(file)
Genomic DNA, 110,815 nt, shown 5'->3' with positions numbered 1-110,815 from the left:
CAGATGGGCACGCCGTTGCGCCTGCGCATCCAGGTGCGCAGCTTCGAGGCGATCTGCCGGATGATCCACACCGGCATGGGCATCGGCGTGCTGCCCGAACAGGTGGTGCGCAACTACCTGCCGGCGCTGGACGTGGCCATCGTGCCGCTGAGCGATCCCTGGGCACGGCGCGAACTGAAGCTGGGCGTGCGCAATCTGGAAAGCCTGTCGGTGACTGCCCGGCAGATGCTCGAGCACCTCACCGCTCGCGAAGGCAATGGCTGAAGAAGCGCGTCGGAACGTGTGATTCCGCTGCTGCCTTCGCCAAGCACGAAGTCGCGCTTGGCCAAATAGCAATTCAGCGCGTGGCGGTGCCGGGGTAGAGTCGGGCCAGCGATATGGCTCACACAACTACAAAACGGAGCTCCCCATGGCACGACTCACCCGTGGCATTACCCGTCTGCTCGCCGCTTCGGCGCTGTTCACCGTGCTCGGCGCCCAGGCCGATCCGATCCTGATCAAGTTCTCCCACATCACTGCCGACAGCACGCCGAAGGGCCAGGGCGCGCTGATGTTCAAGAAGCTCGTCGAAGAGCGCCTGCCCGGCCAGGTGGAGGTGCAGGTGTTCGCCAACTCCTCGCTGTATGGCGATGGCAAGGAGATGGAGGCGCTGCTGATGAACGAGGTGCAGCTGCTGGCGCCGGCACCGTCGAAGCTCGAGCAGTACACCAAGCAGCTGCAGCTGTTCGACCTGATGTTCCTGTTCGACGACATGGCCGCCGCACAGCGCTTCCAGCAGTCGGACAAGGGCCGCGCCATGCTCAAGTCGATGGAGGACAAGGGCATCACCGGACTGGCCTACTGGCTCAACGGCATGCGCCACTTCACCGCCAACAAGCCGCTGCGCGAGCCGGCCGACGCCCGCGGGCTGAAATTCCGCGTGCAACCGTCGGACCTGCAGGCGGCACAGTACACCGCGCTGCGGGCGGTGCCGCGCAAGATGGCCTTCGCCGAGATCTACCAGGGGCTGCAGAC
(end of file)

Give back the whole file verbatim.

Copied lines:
Genomic DNA, 110,815 nt, shown 5'->3' with positions numbered 1-110,815 from the left:
CAGATGGGCACGCCGTTGCGCCTGCGCATCCAGGTGCGCAGCTTCGAGGCGATCTGCCGGATGATCCACACCGGCATGGGCATCGGCGTGCTGCCCGAACAGGTGGTGCGCAACTACCTGCCGGCGCTGGACGTGGCCATCGTGCCGCTGAGCGATCCCTGGGCACGGCGCGAACTGAAGCTGGGCGTGCGCAATCTGGAAAGCCTGTCGGTGACTGCCCGGCAGATGCTCGAGCACCTCACCGCTCGCGAAGGCAATGGCTGAAGAAGCGCGTCGGAACGTGTGATTCCGCTGCTGCCTTCGCCAAGCACGAAGTCGCGCTTGGCCAAATAGCAATTCAGCGCGTGGCGGTGCCGGGGTAGAGTCGGGCCAGCGATATGGCTCACACAACTACAAAACGGAGCTCCCCATGGCACGACTCACCCGTGGCATTACCCGTCTGCTCGCCGCTTCGGCGCTGTTCACCGTGCTCGGCGCCCAGGCCGATCCGATCCTGATCAAGTTCTCCCACATCACTGCCGACAGCACGCCGAAGGGCCAGGGCGCGCTGATGTTCAAGAAGCTCGTCGAAGAGCGCCTGCCCGGCCAGGTGGAGGTGCAGGTGTTCGCCAACTCCTCGCTGTATGGCGATGGCAAGGAGATGGAGGCGCTGCTGATGAACGAGGTGCAGCTGCTGGCGCCGGCACCGTCGAAGCTCGAGCAGTACACCAAGCAGCTGCAGCTGTTCGACCTGATGTTCCTGTTCGACGACATGGCCGCCGCACAGCGCTTCCAGCAGTCGGACAAGGGCCGCGCCATGCTCAAGTCGATGGAGGACAAGGGCATCACCGGACTGGCCTACTGGCTCAACGGCATGCGCCACTTCACCGCCAACAAGCCGCTGCGCGAGCCGGCCGACGCCCGCGGGCTGAAATTCCGCGTGCAACCGTCGGACCTGCAGGCGGCACAGTACACCGCGCTGCGGGCGGTGCCGCGCAAGATGGCCTTCGCCGAGATCTACCAGGGGCTGCAGAC